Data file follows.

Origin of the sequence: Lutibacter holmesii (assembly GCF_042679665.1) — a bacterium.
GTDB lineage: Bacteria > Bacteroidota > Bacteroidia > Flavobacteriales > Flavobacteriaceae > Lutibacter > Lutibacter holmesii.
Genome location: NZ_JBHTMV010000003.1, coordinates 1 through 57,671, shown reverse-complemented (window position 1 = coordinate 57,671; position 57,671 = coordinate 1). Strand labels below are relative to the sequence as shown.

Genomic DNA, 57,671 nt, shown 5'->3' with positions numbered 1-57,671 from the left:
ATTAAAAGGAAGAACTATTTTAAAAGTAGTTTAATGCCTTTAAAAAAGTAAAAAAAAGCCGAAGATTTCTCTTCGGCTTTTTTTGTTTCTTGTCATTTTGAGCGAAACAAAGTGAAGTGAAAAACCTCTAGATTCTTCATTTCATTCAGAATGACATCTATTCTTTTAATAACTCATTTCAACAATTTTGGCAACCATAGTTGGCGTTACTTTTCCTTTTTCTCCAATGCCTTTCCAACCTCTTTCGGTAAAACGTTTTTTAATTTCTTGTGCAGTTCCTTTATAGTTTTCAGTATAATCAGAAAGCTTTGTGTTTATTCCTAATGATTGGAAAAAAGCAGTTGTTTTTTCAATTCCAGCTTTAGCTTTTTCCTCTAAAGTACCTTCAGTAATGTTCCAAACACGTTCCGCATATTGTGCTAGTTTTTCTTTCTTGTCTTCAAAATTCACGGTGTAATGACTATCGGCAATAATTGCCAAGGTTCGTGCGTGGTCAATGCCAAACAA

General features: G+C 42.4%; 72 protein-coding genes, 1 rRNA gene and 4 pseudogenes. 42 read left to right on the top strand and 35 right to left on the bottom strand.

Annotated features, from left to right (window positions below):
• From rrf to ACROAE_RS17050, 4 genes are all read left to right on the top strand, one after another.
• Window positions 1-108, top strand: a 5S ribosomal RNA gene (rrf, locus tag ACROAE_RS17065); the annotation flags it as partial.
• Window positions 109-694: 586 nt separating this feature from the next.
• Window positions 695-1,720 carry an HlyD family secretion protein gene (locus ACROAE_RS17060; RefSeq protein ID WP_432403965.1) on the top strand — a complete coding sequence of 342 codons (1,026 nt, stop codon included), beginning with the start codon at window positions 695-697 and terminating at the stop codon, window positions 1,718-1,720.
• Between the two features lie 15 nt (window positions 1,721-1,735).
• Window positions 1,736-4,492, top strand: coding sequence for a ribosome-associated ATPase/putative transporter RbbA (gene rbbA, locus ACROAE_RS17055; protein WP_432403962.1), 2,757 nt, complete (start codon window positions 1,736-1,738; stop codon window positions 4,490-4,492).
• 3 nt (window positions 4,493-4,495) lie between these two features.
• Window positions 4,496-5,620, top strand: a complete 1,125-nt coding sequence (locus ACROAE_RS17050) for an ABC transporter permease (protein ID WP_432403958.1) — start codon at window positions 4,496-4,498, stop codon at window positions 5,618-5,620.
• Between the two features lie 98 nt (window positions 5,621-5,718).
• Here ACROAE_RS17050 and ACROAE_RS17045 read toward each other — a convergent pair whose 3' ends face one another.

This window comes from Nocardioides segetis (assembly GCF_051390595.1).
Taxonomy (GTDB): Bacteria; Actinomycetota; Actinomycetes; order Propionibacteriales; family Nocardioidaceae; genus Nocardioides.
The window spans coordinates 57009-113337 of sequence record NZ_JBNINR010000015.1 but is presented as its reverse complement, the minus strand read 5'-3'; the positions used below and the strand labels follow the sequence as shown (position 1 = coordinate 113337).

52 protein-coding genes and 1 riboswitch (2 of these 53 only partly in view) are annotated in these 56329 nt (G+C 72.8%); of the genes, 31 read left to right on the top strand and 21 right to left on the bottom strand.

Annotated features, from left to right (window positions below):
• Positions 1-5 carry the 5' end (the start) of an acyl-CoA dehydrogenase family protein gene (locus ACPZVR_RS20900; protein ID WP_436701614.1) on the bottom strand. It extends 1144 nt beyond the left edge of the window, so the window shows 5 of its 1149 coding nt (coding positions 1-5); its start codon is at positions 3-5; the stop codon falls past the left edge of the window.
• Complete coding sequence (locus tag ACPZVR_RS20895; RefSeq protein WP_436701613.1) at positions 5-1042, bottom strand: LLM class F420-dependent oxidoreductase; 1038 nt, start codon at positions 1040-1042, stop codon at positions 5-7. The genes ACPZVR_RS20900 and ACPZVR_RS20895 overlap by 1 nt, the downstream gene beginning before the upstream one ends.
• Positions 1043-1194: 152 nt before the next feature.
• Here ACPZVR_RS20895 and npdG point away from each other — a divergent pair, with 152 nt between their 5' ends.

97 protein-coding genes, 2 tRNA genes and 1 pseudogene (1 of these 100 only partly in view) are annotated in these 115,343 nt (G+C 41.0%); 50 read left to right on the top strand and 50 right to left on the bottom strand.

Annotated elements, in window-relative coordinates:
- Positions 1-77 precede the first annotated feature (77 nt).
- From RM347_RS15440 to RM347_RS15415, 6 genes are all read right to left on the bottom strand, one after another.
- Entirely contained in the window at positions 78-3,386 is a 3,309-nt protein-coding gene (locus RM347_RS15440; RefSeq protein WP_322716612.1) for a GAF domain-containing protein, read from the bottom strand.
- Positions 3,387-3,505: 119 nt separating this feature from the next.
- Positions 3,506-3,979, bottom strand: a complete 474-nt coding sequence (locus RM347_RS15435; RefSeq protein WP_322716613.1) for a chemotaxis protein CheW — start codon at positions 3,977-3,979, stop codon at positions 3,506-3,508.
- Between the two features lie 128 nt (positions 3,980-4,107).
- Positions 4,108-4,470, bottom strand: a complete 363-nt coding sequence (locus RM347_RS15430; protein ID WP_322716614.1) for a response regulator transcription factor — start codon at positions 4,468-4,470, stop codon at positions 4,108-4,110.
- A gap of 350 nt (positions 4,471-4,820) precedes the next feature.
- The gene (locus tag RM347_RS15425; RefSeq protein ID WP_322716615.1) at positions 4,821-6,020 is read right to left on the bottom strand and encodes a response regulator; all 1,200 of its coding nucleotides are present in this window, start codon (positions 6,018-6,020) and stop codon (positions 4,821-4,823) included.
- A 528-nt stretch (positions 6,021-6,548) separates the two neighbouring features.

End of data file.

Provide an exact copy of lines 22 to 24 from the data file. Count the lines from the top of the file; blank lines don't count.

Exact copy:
Annotated features, from left to right (window positions below):
• Positions 1-5 carry the 5' end (the start) of an acyl-CoA dehydrogenase family protein gene (locus ACPZVR_RS20900; protein ID WP_436701614.1) on the bottom strand. It extends 1144 nt beyond the left edge of the window, so the window shows 5 of its 1149 coding nt (coding positions 1-5); its start codon is at positions 3-5; the stop codon falls past the left edge of the window.
• Complete coding sequence (locus tag ACPZVR_RS20895; RefSeq protein WP_436701613.1) at positions 5-1042, bottom strand: LLM class F420-dependent oxidoreductase; 1038 nt, start codon at positions 1040-1042, stop codon at positions 5-7. The genes ACPZVR_RS20900 and ACPZVR_RS20895 overlap by 1 nt, the downstream gene beginning before the upstream one ends.